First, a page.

Andrew Shaw’s value to the Montreal Canadiens
Occasional theatrics detract from Shaw’s consistent contributions on ice.
Andrew Shaw has long been talked about more for the emotion he brings to the ice than for the play he creates on it.
When news broke of his trade to Montreal this off-season, his previous coach, Joel Quenneville mentioned missing Shaw’s versatility, that his “intangibles jump off the page.” Even before the trade, at the end of Chicago’s playoff run last season, Quenneville called Andrew Shaw an “irreplaceable” player, citing “his competitiveness, his willingness to find the dirty areas” and “the feistiness [...] he brings to every game.” Shaw’s former teammate, Jonathan Toews, made sure to mention Shaw’s “great presence in the room,” as well as his “energy, “always excited to be at the rink.”
Marc Bergevin, for his part, was looking for a certain type of player. It’s no secret the Habs’ general manager is a fan of intangibles like character and chemistry. It’s also no secret as well that championships are not won with intangibles alone. As with most things, there needs to be a balance; in this case, Bergevin was looking for a balance between what Shaw could bring to his team both as a teammate and as a player.
On the ice, Shaw has come as advertised. His CF% at even strength has remained consistent throughout his career, never dropping below 51.4 (2015-16) and sitting at a an excellent 54.84% through 52 games with the Canadiens this season, good for first overall on the team among all regular players.
His CF%rel, also at even strength, has shown a reasonably steady incline throughout his career and is currently sitting at 3.7 with the Habs, ranking him first on the team by that metric among all Canadiens forwards.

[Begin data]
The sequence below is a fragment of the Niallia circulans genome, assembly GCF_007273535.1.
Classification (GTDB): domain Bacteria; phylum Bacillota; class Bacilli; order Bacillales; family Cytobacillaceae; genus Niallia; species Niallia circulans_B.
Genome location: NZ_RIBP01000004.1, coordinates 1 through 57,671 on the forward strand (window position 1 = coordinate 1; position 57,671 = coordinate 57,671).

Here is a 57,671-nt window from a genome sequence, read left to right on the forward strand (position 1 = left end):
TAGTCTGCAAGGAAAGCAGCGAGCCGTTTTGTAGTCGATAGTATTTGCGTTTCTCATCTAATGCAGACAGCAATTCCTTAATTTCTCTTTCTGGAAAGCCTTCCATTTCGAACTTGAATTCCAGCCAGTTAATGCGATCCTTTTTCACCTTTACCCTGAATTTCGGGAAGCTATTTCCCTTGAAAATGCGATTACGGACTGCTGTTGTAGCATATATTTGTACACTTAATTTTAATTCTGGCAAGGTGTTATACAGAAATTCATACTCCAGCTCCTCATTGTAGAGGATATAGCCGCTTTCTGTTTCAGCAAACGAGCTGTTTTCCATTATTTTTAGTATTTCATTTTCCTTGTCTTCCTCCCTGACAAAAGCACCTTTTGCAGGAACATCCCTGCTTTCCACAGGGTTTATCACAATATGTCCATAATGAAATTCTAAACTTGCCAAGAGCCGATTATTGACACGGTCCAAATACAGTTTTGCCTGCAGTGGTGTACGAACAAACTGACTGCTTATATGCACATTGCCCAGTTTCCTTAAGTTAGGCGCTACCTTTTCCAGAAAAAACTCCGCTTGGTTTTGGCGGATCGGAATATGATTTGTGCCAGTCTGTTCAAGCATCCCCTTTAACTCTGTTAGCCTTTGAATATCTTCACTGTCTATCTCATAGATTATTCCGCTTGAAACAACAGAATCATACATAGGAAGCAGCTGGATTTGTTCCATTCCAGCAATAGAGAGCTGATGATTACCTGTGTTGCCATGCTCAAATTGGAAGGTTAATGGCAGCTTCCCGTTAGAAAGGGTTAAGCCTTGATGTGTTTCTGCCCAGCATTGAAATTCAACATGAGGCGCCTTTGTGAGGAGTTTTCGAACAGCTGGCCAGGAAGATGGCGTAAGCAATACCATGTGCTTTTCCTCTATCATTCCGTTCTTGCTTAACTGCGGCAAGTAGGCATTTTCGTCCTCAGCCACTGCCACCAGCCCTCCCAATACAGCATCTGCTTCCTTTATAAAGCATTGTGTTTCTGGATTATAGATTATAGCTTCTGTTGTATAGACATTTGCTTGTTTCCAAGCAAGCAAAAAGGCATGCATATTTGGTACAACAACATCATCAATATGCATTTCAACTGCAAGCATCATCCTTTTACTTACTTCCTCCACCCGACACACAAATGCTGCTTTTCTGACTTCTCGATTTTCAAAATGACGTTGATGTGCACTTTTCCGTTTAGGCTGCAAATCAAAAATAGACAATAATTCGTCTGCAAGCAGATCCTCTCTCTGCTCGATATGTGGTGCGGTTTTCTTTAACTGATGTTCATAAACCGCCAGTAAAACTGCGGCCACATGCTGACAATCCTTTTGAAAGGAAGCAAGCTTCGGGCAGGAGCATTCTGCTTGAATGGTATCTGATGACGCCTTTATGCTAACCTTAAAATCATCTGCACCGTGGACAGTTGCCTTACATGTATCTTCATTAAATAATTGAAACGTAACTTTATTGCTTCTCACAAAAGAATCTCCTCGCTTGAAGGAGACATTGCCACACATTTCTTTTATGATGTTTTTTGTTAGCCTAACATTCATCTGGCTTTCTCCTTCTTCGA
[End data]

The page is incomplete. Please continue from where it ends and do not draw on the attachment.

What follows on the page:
And, for what it’s worth, after all the talk this season about how the Canadiens have struggled in the faceoff dot, Shaw has won 55.1% of faceoffs taken, the best on the team of anyone with more than 10 faceoffs. His points per 60 looks reasonable considering his deployment, at 1.42.
We all started this season with a preconceived notion of Shaw. Not only was he coming off last post-season’s events, he was given a big contract right out of the gate and he started the pre-season with a full head of steam.
We hear often how the energy of the Bell Centre can pump a player up and give him an extra bounce in his skating stride. Players feed off that energy in different ways and for a player known to be working on controlling himself and his emotions on the ice, the hockey-crazed atmosphere in which the Montreal Canadiens spend half their season presents a unique challenge.
Shaw began his career as a Canadien by taking a pre-season suspension. There was much hand-wringing and worrying that this would be a trend. As the season began, Shaw reportedly had a conversation with Stephane Quintal, an “educational meeting” presumably designed to help the young forward learn to toe the line more effectively.
It worked. For the first few weeks of the 2016-17 season, we watched a tentative Andrew Shaw try to find his footing in the bright spotlight in Montreal. And we wanted more. We wanted what we had seen Shaw accomplish in Chicago. We wanted him to be the effective pest we know he can be. For all the dread the phrase invokes, with his high energy and fearlessness, Shaw can be a useful piece in making the Canadiens tough to play against.
Since Claude Julien’s return, Shaw seems to have found himself a permanent home next to Tomas Plekanec and the match seems to be a good one. Shaw has been relentless on the puck, using his speed and his edge in positive ways. He was one of only four goal scorers for the Canadiens in the month of February.
Andrew Shaw’s job is to walk a fine line. Be aggressive but not too aggressive.
Be emotional but not too emotional.
He’s still searching to find that balance in the pressure-cooker of hockey-focused market with a “win now” mentality, more often than not finding the right side of that edge these days. Of course Shaw is on the radar of every NHL ref. He will almost never get the benefit of the doubt when a call could go either way. But the optics of smashing his stick in frustration or taking an untimely penalty or two can make us overlook the valuable contributions he brings to this hockey club on a nightly basis.